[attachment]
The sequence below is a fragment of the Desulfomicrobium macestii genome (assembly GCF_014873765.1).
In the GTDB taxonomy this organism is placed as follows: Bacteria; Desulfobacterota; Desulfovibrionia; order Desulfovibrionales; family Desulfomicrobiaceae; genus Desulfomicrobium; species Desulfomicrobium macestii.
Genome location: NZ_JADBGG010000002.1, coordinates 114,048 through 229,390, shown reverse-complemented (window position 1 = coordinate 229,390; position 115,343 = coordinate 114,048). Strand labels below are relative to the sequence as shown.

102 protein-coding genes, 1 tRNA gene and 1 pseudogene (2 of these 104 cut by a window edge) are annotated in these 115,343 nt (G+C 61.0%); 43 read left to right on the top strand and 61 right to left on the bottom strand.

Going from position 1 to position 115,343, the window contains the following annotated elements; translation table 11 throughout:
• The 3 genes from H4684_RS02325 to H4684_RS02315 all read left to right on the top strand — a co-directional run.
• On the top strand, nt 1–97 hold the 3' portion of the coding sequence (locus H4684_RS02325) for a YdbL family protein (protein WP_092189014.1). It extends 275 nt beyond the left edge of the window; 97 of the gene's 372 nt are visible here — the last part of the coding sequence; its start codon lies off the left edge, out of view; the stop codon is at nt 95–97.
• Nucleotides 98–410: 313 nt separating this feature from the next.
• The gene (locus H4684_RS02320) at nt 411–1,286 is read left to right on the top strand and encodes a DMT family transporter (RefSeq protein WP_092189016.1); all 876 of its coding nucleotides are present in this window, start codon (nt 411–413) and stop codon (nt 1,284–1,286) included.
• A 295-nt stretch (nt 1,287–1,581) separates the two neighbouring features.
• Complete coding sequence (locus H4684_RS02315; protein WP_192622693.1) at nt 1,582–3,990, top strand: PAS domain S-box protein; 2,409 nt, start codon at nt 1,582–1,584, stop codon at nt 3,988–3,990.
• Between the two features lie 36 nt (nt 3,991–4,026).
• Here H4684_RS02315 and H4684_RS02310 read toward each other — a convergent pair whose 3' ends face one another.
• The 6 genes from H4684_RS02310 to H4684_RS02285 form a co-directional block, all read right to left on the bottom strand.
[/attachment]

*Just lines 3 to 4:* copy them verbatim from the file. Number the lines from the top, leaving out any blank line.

Genome location: NZ_JADBGG010000002.1, coordinates 114,048 through 229,390, shown reverse-complemented (window position 1 = coordinate 229,390; position 115,343 = coordinate 114,048). Strand labels below are relative to the sequence as shown.

102 protein-coding genes, 1 tRNA gene and 1 pseudogene (2 of these 104 cut by a window edge) are annotated in these 115,343 nt (G+C 61.0%); 43 read left to right on the top strand and 61 right to left on the bottom strand.